Graphic design is one of those fields that have become increasingly hard to stand out in; with a massive amount of competition (and really talented competition at that) it's no surprise to me the talent that goes unnoticed in that field.
After his amazing work on that project, I wanted to pick his brain a bit more about his other work. This short interview is just that:
What has been your favorite paid project you have worked on, and why?
I was contacted in 2013 by a design firm called The Refinery Creative, to work on a design for a billboard for them. When I did some research on them, I saw that they have done work for Breaking Bad, Mad Men, The Walking Dead, and so many more shows and movies. I got an opportunity to design for a firm that creates for some of my favorite shows and films.
What about your favorite unpaid project?
My “Growth, Decay, Transformation.” Poster. Right after Breaking Bad aired the series finale, I thought it would be cool to design a poster with all three variations of Walter White through the show. I was really happy how the final design turned out. So many people responded to the poster after I uploaded it.
Do you feel that living in Western PA has made things harder for you to find enjoyable work?
A good deal of the projects I’ve designed over the past few years were created for no specific client. Just to make my portfolio stronger, and keep me sharp on the software. But in terms of opportunities in the area, I'm sorry to say there is a limited number. I try to jump on any project that catches my eye. Aside from the branding, and print projects I really enjoy promoting and packaging for films, music, and any other aspect of the entertainment industry.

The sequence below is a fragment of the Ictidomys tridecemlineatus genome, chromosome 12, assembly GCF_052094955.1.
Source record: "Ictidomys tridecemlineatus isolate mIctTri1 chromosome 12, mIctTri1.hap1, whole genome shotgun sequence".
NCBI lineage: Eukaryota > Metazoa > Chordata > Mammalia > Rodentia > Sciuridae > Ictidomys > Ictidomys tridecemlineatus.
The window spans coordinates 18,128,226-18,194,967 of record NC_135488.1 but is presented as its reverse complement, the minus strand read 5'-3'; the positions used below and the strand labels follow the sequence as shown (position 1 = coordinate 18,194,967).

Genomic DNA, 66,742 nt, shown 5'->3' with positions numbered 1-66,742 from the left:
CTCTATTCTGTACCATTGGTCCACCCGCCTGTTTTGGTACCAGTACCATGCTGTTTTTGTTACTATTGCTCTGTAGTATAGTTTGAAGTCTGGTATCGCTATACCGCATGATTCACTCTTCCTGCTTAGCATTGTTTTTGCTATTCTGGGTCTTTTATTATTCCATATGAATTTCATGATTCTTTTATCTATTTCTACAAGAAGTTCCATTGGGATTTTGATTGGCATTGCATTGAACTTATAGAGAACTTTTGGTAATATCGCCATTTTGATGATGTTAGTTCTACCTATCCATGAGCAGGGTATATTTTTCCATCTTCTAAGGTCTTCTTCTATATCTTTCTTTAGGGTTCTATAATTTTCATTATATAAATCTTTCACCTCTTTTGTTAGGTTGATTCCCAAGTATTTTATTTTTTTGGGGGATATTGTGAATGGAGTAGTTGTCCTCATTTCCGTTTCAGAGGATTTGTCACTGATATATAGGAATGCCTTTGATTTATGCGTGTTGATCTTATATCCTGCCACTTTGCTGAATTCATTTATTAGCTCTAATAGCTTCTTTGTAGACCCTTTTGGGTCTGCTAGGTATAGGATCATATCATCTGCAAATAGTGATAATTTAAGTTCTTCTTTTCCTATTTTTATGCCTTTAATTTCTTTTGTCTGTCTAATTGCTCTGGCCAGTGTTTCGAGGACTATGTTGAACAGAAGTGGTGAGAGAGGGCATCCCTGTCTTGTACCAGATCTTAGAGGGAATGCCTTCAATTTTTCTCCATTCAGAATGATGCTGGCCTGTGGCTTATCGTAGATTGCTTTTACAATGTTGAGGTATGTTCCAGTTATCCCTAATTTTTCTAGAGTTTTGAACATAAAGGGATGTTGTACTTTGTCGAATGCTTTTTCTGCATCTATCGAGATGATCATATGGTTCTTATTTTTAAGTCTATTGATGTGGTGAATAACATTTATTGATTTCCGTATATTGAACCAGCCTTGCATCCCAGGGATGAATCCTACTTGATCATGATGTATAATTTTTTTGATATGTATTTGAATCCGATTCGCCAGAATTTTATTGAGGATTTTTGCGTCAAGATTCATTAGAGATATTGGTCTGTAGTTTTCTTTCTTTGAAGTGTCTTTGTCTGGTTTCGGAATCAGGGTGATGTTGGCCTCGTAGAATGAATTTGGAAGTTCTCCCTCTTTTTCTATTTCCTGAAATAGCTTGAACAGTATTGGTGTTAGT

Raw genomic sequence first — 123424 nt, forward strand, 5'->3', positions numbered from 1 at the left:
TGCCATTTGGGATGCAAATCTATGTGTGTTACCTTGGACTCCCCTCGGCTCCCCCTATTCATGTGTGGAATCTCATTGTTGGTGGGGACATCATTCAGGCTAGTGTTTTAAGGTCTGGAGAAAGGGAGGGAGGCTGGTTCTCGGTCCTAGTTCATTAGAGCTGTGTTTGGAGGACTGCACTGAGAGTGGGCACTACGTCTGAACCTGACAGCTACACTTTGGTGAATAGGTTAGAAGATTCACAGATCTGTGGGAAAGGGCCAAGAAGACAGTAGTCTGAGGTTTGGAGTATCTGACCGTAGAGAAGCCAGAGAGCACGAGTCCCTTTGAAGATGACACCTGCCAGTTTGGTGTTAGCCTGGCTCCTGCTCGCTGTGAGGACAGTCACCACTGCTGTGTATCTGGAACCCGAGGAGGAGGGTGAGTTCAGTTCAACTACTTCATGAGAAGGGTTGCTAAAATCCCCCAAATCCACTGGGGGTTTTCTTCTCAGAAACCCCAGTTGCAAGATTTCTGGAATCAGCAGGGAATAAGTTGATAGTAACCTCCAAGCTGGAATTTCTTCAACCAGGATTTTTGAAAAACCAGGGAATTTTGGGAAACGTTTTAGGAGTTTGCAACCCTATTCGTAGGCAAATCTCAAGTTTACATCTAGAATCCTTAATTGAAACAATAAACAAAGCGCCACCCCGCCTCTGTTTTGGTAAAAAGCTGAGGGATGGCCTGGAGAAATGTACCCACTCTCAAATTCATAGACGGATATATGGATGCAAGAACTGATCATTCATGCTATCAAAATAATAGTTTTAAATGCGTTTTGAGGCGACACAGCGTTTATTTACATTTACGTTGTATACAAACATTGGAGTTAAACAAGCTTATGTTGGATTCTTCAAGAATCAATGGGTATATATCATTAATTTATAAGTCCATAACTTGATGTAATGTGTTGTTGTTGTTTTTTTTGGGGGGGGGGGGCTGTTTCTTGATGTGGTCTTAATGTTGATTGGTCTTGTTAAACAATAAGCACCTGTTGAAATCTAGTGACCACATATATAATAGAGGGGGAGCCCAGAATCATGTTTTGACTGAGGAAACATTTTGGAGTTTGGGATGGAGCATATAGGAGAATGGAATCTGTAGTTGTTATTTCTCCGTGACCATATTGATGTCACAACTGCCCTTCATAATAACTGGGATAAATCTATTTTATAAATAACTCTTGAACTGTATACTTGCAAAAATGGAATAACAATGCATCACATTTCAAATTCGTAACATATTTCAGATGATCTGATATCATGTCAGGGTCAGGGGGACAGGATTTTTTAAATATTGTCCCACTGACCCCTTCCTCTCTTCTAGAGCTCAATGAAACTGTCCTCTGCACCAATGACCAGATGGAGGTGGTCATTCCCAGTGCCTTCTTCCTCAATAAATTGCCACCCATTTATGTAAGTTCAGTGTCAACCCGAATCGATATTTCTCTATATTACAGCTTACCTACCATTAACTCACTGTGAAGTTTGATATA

Everything you design just screams out "awesome" to me. Even in some of the photos you've been in for some of the local photographers; it's all very cinematic. Is that where you draw a lot of inspiration?
I’m very glad to hear you think that highly of my work. I’ve always been fascinated with film and design. I try to combine the two as much as I can. Having some kind of action, or tone in the design really sets the mood and attracts viewers.
You went to the Art Institute of Pittsburgh; how beneficial do you think that education has been/will be for your career as a graphic designer?
When I was a kid, my father told me “They can take away your car, they can take away your house, but they can’t take away your degree.” I believe education overall is extremely beneficial. As for what I learned at The Art Institute, it's helped me tremendously with my work ethic, and all of the networks I made. I would not have had the chance to be an Intern for The Pittsburgh Penguins without the help of A.I.P.
Moving forward, are there specific types of projects you are actively seeking out or hoping to work on?
On the off chance David Fincher reads this and sees my work then asks me to personally design all of his future projects. Or Shepard Fairey asks me to be his protege, I’m happy to lend my hand to designing for the entertainment industry, apparel, or branding other professionals.
If you want to check out more of Nick's work, check out his Behance Page. Links to his Twitter, Facebook, Linkedin, etc. are there and below.
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